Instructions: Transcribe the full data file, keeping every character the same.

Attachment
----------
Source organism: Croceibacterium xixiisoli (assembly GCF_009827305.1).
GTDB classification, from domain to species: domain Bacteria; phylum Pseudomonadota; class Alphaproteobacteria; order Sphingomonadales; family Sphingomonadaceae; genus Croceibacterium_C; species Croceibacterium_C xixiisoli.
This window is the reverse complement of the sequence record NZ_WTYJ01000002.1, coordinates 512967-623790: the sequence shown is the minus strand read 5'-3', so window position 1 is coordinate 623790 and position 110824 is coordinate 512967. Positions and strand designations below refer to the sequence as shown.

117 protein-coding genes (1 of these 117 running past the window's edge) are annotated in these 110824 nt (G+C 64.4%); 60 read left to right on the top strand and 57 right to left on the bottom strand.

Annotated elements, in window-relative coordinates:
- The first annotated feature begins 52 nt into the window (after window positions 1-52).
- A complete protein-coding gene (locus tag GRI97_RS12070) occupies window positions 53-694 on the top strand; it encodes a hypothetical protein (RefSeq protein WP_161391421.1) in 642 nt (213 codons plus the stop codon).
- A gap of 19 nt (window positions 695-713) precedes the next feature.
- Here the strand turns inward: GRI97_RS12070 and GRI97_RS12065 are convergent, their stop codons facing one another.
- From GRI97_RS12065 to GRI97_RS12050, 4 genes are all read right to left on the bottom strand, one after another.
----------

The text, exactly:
Source organism: Croceibacterium xixiisoli (assembly GCF_009827305.1).
GTDB classification, from domain to species: domain Bacteria; phylum Pseudomonadota; class Alphaproteobacteria; order Sphingomonadales; family Sphingomonadaceae; genus Croceibacterium_C; species Croceibacterium_C xixiisoli.
This window is the reverse complement of the sequence record NZ_WTYJ01000002.1, coordinates 512967-623790: the sequence shown is the minus strand read 5'-3', so window position 1 is coordinate 623790 and position 110824 is coordinate 512967. Positions and strand designations below refer to the sequence as shown.

117 protein-coding genes (1 of these 117 running past the window's edge) are annotated in these 110824 nt (G+C 64.4%); 60 read left to right on the top strand and 57 right to left on the bottom strand.

Annotated elements, in window-relative coordinates:
- The first annotated feature begins 52 nt into the window (after window positions 1-52).
- A complete protein-coding gene (locus tag GRI97_RS12070) occupies window positions 53-694 on the top strand; it encodes a hypothetical protein (RefSeq protein WP_161391421.1) in 642 nt (213 codons plus the stop codon).
- A gap of 19 nt (window positions 695-713) precedes the next feature.
- Here the strand turns inward: GRI97_RS12070 and GRI97_RS12065 are convergent, their stop codons facing one another.
- From GRI97_RS12065 to GRI97_RS12050, 4 genes are all read right to left on the bottom strand, one after another.